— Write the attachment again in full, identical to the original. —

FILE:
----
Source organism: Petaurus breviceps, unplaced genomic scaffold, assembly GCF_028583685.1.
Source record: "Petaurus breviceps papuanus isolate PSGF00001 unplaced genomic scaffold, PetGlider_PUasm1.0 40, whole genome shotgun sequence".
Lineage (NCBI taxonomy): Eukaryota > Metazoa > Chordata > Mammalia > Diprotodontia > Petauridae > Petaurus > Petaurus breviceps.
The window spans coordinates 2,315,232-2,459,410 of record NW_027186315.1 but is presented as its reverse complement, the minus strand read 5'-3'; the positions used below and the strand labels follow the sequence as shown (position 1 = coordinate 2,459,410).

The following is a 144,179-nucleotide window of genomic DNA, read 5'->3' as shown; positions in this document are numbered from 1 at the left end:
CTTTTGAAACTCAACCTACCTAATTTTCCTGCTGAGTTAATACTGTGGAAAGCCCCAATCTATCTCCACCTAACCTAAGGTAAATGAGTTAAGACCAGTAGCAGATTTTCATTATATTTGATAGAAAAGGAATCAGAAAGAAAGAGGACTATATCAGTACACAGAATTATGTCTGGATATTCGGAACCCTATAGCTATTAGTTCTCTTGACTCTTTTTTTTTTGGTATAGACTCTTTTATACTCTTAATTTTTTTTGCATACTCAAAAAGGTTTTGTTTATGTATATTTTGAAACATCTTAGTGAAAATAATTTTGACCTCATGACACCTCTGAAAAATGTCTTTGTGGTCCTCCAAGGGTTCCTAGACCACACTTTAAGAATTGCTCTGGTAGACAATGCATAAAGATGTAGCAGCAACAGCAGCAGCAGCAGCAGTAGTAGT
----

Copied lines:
Source organism: Petaurus breviceps, unplaced genomic scaffold, assembly GCF_028583685.1.
Source record: "Petaurus breviceps papuanus isolate PSGF00001 unplaced genomic scaffold, PetGlider_PUasm1.0 40, whole genome shotgun sequence".
Lineage (NCBI taxonomy): Eukaryota > Metazoa > Chordata > Mammalia > Diprotodontia > Petauridae > Petaurus > Petaurus breviceps.
The window spans coordinates 2,315,232-2,459,410 of record NW_027186315.1 but is presented as its reverse complement, the minus strand read 5'-3'; the positions used below and the strand labels follow the sequence as shown (position 1 = coordinate 2,459,410).

The following is a 144,179-nucleotide window of genomic DNA, read 5'->3' as shown; positions in this document are numbered from 1 at the left end:
CTTTTGAAACTCAACCTACCTAATTTTCCTGCTGAGTTAATACTGTGGAAAGCCCCAATCTATCTCCACCTAACCTAAGGTAAATGAGTTAAGACCAGTAGCAGATTTTCATTATATTTGATAGAAAAGGAATCAGAAAGAAAGAGGACTATATCAGTACACAGAATTATGTCTGGATATTCGGAACCCTATAGCTATTAGTTCTCTTGACTCTTTTTTTTTTGGTATAGACTCTTTTATACTCTTAATTTTTTTTGCATACTCAAAAAGGTTTTGTTTATGTATATTTTGAAACATCTTAGTGAAAATAATTTTGACCTCATGACACCTCTGAAAAATGTCTTTGTGGTCCTCCAAGGGTTCCTAGACCACACTTTAAGAATTGCTCTGGTAGACAATGCATAAAGATGTAGCAGCAACAGCAGCAGCAGCAGCAGTAGTAGT